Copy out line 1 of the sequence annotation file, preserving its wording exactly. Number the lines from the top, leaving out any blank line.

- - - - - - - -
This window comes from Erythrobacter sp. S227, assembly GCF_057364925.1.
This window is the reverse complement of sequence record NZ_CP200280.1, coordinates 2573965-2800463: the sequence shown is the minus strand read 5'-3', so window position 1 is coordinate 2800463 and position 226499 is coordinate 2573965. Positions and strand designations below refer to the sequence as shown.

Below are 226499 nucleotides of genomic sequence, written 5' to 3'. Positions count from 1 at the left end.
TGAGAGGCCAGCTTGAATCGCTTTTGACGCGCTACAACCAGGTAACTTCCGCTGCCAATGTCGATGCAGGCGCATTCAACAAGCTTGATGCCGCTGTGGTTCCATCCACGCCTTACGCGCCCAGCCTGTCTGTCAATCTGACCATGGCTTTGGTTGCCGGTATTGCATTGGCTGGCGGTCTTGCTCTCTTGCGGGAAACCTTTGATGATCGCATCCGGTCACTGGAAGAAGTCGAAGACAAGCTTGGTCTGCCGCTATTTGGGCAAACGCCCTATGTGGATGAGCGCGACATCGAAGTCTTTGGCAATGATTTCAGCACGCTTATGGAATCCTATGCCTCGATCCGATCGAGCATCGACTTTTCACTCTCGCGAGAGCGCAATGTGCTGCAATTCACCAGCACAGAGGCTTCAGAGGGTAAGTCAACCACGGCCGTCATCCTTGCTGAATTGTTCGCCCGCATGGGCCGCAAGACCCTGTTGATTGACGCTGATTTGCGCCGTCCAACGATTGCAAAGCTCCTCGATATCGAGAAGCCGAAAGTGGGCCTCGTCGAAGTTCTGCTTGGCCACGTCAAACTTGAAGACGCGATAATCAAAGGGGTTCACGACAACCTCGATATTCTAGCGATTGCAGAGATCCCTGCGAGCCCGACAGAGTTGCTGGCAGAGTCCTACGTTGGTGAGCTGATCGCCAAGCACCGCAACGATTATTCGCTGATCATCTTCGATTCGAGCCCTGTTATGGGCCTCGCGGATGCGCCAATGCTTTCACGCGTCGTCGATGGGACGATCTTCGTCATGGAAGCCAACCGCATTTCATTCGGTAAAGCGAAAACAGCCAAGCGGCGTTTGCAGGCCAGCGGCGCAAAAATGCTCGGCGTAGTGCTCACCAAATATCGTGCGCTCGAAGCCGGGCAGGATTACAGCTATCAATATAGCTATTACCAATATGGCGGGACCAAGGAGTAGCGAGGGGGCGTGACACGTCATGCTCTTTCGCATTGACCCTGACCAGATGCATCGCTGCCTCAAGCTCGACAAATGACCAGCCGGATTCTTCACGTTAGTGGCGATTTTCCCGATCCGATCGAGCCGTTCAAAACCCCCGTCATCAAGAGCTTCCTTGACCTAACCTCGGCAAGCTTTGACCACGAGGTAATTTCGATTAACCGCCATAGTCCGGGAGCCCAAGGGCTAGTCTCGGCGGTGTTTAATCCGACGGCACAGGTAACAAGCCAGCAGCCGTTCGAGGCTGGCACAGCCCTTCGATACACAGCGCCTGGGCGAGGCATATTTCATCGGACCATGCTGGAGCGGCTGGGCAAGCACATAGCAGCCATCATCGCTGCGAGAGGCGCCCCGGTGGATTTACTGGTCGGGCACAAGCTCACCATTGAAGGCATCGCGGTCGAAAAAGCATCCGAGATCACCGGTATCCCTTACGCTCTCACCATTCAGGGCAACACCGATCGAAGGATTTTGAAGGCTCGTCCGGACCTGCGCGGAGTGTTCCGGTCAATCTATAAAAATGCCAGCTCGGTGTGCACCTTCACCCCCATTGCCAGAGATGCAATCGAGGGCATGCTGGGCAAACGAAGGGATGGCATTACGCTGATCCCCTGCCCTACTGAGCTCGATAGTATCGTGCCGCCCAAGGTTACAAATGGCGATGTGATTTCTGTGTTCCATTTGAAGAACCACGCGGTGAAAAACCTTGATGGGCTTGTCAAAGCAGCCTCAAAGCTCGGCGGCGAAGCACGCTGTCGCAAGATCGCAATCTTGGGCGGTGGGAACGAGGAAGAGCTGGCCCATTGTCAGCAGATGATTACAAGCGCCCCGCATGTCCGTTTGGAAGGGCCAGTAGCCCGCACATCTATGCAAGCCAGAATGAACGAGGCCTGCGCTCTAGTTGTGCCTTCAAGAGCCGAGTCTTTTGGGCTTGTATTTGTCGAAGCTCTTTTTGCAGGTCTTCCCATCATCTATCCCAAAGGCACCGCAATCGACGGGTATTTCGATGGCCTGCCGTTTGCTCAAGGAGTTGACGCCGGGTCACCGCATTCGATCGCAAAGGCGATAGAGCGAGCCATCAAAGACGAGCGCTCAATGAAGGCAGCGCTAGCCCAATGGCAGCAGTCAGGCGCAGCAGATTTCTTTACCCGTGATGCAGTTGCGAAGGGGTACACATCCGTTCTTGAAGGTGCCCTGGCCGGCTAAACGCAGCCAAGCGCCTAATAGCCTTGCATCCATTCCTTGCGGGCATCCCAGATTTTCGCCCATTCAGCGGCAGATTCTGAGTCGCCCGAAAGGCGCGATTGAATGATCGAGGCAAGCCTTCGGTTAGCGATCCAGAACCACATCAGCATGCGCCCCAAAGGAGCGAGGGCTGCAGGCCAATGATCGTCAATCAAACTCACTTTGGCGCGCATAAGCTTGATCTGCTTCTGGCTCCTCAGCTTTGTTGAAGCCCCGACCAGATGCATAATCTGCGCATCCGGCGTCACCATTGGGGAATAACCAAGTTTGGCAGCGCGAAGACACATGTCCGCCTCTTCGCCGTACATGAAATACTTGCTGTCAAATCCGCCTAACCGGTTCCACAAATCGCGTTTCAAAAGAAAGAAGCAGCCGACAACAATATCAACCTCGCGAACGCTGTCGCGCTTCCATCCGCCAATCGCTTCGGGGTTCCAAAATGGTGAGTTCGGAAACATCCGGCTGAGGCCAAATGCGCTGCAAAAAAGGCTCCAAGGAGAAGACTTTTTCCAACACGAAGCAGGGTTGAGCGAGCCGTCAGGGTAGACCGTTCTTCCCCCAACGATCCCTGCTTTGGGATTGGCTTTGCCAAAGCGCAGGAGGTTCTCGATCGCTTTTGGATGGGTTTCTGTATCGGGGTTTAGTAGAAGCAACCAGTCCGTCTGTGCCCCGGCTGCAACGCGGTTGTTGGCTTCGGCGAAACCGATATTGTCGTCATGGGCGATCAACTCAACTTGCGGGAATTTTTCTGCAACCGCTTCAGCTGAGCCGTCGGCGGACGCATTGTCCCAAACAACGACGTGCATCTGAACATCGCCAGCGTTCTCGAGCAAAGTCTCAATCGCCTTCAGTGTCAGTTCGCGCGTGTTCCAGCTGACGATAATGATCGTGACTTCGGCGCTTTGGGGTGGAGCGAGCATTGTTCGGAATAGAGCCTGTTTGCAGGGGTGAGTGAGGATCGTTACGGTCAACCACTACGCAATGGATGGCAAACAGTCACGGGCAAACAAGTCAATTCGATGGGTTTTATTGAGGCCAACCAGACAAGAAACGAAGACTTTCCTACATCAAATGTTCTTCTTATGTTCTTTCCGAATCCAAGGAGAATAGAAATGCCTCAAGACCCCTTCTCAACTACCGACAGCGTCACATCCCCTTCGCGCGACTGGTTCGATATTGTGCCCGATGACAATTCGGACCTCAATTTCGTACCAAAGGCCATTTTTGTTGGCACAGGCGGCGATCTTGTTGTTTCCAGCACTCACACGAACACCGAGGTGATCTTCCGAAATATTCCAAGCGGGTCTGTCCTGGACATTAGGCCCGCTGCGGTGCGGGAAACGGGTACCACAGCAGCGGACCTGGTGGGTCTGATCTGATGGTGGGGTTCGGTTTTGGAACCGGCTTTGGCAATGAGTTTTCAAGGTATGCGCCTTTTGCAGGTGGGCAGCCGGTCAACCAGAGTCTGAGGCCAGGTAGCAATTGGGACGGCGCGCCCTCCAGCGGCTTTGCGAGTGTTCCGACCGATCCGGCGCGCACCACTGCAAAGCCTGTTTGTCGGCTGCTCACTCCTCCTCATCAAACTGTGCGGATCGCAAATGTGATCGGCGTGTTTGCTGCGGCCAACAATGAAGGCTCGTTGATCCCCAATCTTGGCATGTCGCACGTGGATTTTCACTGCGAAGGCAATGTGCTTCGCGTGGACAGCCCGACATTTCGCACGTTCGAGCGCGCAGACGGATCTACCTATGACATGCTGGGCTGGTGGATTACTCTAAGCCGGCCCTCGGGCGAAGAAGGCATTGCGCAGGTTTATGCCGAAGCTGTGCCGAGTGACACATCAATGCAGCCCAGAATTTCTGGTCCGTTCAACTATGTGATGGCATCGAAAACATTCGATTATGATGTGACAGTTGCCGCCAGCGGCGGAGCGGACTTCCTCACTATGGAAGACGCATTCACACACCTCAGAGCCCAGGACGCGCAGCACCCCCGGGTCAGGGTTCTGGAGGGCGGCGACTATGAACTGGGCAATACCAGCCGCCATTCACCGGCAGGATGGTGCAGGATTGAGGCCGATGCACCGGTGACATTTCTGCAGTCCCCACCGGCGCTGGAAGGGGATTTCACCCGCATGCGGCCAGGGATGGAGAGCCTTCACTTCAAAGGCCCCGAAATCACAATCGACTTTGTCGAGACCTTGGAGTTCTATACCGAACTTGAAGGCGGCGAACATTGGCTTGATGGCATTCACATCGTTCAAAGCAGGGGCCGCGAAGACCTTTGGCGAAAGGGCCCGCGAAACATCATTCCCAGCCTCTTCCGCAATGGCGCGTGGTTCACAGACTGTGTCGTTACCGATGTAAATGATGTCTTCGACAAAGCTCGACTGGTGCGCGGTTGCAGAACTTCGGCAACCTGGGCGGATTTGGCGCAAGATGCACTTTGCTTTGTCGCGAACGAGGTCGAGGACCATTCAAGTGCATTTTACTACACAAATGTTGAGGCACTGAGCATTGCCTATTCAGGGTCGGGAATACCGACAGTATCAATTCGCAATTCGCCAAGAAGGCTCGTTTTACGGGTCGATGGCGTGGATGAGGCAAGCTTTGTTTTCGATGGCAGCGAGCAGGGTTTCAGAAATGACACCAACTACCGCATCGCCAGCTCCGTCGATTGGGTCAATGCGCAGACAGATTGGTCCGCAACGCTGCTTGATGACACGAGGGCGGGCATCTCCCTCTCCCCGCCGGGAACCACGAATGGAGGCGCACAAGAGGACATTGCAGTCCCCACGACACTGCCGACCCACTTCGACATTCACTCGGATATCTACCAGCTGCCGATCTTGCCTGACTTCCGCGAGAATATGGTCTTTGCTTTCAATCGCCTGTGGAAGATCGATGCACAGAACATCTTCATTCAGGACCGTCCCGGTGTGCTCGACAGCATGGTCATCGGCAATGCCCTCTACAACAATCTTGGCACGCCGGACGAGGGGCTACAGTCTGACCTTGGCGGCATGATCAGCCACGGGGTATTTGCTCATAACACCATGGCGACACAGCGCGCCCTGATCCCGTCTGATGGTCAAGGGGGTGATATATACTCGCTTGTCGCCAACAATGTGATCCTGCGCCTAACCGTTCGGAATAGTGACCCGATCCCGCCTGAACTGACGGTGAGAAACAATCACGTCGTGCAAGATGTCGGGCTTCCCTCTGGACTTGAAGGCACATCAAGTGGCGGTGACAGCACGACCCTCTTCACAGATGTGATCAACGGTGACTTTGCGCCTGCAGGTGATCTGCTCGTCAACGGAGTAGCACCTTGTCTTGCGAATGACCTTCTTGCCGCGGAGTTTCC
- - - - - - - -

This window comes from Erythrobacter sp. S227, assembly GCF_057364925.1.